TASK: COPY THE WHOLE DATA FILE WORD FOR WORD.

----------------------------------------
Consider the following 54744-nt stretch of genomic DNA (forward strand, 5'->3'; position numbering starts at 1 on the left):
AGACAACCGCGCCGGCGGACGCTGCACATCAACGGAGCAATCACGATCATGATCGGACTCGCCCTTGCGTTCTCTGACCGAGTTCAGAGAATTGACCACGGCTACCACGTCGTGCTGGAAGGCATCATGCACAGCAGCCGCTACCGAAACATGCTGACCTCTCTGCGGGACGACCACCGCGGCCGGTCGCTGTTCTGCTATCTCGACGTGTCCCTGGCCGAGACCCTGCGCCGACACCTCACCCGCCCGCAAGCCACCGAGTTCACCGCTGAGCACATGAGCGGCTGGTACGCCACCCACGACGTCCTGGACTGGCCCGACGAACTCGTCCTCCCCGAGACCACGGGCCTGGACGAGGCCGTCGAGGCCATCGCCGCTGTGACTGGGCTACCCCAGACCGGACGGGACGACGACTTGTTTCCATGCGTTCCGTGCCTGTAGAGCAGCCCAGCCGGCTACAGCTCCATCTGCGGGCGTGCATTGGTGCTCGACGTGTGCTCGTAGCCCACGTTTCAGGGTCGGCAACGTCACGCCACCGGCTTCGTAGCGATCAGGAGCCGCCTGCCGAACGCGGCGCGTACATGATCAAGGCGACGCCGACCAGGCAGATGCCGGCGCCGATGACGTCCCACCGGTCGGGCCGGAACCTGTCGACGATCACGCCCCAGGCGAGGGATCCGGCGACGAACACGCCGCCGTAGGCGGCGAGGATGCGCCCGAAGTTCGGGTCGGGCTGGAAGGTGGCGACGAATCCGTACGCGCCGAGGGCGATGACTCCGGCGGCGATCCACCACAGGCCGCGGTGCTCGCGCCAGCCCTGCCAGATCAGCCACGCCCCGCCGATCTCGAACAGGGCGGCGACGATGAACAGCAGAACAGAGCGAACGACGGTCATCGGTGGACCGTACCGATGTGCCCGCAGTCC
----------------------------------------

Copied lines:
Consider the following 54744-nt stretch of genomic DNA (forward strand, 5'->3'; position numbering starts at 1 on the left):
AGACAACCGCGCCGGCGGACGCTGCACATCAACGGAGCAATCACGATCATGATCGGACTCGCCCTTGCGTTCTCTGACCGAGTTCAGAGAATTGACCACGGCTACCACGTCGTGCTGGAAGGCATCATGCACAGCAGCCGCTACCGAAACATGCTGACCTCTCTGCGGGACGACCACCGCGGCCGGTCGCTGTTCTGCTATCTCGACGTGTCCCTGGCCGAGACCCTGCGCCGACACCTCACCCGCCCGCAAGCCACCGAGTTCACCGCTGAGCACATGAGCGGCTGGTACGCCACCCACGACGTCCTGGACTGGCCCGACGAACTCGTCCTCCCCGAGACCACGGGCCTGGACGAGGCCGTCGAGGCCATCGCCGCTGTGACTGGGCTACCCCAGACCGGACGGGACGACGACTTGTTTCCATGCGTTCCGTGCCTGTAGAGCAGCCCAGCCGGCTACAGCTCCATCTGCGGGCGTGCATTGGTGCTCGACGTGTGCTCGTAGCCCACGTTTCAGGGTCGGCAACGTCACGCCACCGGCTTCGTAGCGATCAGGAGCCGCCTGCCGAACGCGGCGCGTACATGATCAAGGCGACGCCGACCAGGCAGATGCCGGCGCCGATGACGTCCCACCGGTCGGGCCGGAACCTGTCGACGATCACGCCCCAGGCGAGGGATCCGGCGACGAACACGCCGCCGTAGGCGGCGAGGATGCGCCCGAAGTTCGGGTCGGGCTGGAAGGTGGCGACGAATCCGTACGCGCCGAGGGCGATGACTCCGGCGGCGATCCACCACAGGCCGCGGTGCTCGCGCCAGCCCTGCCAGATCAGCCACGCCCCGCCGATCTCGAACAGGGCGGCGACGATGAACAGCAGAACAGAGCGAACGACGGTCATCGGTGGACCGTACCGATGTGCCCGCAGTCC